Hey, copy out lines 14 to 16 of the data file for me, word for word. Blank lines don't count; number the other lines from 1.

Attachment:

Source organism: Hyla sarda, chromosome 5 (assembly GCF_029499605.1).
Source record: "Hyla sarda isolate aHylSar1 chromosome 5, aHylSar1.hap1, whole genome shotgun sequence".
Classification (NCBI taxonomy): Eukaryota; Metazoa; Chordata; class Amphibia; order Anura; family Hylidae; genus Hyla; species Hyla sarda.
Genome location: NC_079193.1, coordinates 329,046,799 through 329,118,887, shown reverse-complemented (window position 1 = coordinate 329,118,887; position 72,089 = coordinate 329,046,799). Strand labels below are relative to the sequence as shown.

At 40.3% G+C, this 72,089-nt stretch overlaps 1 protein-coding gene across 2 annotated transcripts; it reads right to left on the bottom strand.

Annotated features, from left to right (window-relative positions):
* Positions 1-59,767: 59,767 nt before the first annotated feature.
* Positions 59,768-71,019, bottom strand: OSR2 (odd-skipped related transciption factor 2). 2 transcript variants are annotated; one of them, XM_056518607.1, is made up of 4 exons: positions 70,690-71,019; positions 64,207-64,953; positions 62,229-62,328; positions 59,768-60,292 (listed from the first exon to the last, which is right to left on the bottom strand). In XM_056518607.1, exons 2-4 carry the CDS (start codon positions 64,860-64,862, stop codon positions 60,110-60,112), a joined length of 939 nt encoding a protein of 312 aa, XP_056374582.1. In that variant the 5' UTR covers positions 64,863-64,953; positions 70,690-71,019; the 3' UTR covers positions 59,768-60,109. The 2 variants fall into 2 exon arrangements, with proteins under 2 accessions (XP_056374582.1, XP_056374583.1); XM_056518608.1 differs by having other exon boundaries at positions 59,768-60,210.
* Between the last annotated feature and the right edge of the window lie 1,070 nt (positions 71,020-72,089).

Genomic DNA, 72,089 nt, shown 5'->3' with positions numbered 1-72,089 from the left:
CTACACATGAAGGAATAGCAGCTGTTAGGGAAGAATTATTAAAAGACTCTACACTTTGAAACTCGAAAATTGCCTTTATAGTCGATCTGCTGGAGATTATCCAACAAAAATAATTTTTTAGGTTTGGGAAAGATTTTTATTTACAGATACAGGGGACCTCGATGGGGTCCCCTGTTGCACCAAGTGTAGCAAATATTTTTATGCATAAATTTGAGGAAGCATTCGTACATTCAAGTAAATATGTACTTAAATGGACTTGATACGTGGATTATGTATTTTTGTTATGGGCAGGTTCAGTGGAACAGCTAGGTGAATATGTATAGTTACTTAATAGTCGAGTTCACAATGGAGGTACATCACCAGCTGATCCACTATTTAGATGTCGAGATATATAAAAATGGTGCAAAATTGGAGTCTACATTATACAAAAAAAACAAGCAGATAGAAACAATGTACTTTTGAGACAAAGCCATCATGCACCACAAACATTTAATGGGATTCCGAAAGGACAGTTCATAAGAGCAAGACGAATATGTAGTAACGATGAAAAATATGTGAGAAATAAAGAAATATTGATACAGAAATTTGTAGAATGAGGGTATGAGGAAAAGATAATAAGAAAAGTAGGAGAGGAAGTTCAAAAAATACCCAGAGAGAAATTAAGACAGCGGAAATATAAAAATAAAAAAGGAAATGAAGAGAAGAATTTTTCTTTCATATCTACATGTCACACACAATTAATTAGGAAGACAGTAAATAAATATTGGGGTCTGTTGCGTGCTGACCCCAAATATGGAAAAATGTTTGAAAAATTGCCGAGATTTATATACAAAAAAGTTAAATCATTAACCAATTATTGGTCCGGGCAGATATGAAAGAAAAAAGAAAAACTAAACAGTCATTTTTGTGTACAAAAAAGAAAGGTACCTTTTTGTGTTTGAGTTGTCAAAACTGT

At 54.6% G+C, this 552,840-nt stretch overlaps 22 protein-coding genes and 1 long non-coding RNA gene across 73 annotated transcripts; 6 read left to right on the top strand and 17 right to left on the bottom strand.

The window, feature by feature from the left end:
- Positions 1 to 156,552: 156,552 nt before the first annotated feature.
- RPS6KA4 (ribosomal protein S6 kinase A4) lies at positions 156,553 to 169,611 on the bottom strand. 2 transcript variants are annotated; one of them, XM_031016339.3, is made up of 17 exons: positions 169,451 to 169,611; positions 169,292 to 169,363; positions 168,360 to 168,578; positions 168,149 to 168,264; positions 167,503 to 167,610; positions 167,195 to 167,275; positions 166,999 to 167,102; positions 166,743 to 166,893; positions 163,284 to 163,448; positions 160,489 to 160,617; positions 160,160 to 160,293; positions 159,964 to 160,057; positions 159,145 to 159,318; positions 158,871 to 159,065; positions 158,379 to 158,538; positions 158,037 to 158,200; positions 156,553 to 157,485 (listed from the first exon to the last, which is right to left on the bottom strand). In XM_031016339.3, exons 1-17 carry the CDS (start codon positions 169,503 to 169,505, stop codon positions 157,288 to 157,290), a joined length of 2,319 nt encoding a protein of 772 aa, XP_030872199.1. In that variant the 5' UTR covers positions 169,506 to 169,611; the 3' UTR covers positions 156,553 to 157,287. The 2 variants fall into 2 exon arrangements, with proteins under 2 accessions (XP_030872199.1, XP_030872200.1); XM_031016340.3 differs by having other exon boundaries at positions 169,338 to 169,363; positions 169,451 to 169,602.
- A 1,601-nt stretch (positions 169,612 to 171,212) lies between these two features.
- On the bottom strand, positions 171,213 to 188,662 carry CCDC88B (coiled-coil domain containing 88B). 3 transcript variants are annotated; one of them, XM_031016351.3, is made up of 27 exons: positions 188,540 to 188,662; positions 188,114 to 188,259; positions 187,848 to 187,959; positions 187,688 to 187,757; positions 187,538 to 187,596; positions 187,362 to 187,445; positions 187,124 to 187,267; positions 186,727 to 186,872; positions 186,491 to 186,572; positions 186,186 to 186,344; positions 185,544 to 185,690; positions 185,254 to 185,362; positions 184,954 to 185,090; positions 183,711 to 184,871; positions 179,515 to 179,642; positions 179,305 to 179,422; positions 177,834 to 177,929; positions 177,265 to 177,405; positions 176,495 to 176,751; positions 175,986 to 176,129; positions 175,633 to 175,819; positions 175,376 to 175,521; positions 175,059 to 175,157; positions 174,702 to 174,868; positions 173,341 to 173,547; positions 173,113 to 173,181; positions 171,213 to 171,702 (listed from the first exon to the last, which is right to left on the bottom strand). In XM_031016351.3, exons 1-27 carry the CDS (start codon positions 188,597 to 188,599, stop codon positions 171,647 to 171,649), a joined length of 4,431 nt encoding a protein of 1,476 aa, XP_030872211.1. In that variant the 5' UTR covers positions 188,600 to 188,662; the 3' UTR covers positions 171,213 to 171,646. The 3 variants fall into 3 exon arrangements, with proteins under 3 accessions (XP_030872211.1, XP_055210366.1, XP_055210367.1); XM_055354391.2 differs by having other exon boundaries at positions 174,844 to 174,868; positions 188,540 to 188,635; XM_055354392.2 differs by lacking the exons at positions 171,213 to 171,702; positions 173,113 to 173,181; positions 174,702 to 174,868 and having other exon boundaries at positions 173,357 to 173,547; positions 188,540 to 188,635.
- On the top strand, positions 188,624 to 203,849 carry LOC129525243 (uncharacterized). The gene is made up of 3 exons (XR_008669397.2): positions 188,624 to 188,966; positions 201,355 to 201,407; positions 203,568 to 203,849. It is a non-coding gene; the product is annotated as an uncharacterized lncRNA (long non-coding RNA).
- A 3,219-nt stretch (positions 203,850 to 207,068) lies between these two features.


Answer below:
- Positions 1 to 156,552: 156,552 nt before the first annotated feature.
- RPS6KA4 (ribosomal protein S6 kinase A4) lies at positions 156,553 to 169,611 on the bottom strand. 2 transcript variants are annotated; one of them, XM_031016339.3, is made up of 17 exons: positions 169,451 to 169,611; positions 169,292 to 169,363; positions 168,360 to 168,578; positions 168,149 to 168,264; positions 167,503 to 167,610; positions 167,195 to 167,275; positions 166,999 to 167,102; positions 166,743 to 166,893; positions 163,284 to 163,448; positions 160,489 to 160,617; positions 160,160 to 160,293; positions 159,964 to 160,057; positions 159,145 to 159,318; positions 158,871 to 159,065; positions 158,379 to 158,538; positions 158,037 to 158,200; positions 156,553 to 157,485 (listed from the first exon to the last, which is right to left on the bottom strand). In XM_031016339.3, exons 1-17 carry the CDS (start codon positions 169,503 to 169,505, stop codon positions 157,288 to 157,290), a joined length of 2,319 nt encoding a protein of 772 aa, XP_030872199.1. In that variant the 5' UTR covers positions 169,506 to 169,611; the 3' UTR covers positions 156,553 to 157,287. The 2 variants fall into 2 exon arrangements, with proteins under 2 accessions (XP_030872199.1, XP_030872200.1); XM_031016340.3 differs by having other exon boundaries at positions 169,338 to 169,363; positions 169,451 to 169,602.
- A 1,601-nt stretch (positions 169,612 to 171,212) lies between these two features.